As they put it: “A Waterless fixture saves up to 45,000 gallons of water and more per year per urinal and supports our intent for sustainability of our natural resources. ”
They have several versions for the home. Urine flows through their $5.50 EcoTrap drain insert down to a drain. They have a liquid barrier to prevent sewer vapors from escaping. It does need to be changed every 1500 uses. They claim it costs $1 per 1000 uses vs $2-$6 for a conventional urinal.
Kohler sells one for under $400.
McDonald’s in France has some of these waterless urinals installed. They said it would save 150,000 Liters of water a year.
Drain Water Heat Recovery Systems
Drain Water Heat Recovery Systems heat up water by using heat from your waste water. Not many people know about these interesting systems. They are usually hooked up to sinks, showers, dishwashers, and clothes washers.
Systems cost only $300 to $500 with paybacks ranging from 2 1/2 to 7 years depending on the particular situation. Some states offer rebate, making pay back even faster.
photo credit: ~~~Weltenbummler~~~
Flushable Wipe Pipe Clogging Problems
Are wipes flushable? When are wipes not flushable, when they are flushable wipes. Flushable wipes are clogging sewage systems, causing sewage overflows and clogging. They are designed to break down but do not. Kleenex has the same problem.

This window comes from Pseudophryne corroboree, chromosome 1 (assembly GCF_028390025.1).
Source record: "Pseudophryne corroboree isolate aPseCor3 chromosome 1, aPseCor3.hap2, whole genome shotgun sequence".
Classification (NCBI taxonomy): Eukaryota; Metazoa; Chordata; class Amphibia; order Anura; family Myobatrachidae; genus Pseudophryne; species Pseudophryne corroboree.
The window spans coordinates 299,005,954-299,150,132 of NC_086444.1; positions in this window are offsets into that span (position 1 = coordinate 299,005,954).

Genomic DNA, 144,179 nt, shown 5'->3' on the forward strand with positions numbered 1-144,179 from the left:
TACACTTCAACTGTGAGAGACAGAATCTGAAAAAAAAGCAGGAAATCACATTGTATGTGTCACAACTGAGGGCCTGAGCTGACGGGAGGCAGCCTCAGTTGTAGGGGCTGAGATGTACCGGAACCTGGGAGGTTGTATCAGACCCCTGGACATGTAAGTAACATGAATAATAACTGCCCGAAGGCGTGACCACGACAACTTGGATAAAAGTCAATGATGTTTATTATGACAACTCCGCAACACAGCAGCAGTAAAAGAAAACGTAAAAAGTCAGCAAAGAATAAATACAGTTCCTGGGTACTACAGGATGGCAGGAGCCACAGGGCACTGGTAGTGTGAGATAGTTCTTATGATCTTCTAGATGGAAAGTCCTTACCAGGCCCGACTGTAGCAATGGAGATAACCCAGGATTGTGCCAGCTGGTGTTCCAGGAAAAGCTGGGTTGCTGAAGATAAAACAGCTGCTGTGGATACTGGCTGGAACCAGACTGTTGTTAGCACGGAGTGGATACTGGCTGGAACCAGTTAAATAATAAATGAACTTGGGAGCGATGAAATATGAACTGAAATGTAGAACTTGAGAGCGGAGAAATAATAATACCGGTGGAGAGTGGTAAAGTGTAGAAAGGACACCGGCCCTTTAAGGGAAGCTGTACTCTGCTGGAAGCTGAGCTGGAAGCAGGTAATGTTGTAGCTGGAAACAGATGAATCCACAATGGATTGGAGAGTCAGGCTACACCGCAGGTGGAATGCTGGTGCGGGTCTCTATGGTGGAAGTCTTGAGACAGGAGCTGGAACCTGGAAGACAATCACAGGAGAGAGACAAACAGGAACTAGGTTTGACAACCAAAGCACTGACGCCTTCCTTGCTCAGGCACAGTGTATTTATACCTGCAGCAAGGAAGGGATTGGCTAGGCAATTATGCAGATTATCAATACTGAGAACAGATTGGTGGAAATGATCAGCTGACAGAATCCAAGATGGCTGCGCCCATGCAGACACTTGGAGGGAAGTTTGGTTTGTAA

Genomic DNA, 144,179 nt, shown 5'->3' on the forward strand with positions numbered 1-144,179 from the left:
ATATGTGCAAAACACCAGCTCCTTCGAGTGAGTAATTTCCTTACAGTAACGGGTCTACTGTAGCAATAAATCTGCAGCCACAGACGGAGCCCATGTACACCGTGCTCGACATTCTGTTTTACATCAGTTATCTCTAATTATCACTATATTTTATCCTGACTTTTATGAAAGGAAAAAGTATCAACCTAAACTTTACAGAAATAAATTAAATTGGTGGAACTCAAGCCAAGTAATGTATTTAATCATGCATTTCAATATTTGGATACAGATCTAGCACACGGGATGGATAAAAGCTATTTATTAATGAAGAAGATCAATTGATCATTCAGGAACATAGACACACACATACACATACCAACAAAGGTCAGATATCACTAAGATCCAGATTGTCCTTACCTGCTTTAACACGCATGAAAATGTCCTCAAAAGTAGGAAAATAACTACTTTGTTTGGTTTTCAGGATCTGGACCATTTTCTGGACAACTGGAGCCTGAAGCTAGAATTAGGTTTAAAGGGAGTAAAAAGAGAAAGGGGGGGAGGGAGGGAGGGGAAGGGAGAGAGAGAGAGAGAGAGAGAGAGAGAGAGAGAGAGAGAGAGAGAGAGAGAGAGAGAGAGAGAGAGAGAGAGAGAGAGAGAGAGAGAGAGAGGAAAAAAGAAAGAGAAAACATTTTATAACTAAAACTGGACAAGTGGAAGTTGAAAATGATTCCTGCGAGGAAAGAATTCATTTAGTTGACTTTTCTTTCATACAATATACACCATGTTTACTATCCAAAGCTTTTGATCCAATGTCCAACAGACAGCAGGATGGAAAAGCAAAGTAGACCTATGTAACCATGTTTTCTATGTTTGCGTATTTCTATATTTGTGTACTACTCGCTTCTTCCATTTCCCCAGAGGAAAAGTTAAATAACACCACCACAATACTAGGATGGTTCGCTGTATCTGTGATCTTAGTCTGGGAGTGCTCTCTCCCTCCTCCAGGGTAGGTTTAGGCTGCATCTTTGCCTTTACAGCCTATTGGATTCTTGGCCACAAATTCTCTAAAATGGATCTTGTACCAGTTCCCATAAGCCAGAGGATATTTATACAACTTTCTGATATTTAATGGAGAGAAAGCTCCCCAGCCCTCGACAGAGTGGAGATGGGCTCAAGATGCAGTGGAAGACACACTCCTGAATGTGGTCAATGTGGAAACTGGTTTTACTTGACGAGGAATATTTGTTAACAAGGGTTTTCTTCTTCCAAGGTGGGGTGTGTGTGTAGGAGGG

Kimberly-Clark, maker of Cottonelle and Scott flushable wipes, has done extensive testing to make sure the wipes won’t clog a properly functioning sewer system, but like other manufacturers, Kimberly-Clark advises customers to flush only one or two wipes at a time.
Kimberly Clark’s Dickson said it’s possible that people are putting too much down in a single flush or that the wipes are getting caught up with other materials, such as baby wipes that aren’t designed to break down. Still, he would not advise ignoring Raleigh’s plea. People need to follow guidelines and perhaps other items are also causing problems in the sewer line. They go on to say that bagging wipes and tossing them out as trash is better.
So toss rather than flush those wipes. It is better if you do not use them in the first place. Perhaps wetting some layered toilet paper can achieve the same results.
Water is a precious commodity that needs to be conserved and not taken for granted. With a little bit of time, all of us can change our habits to save money and water.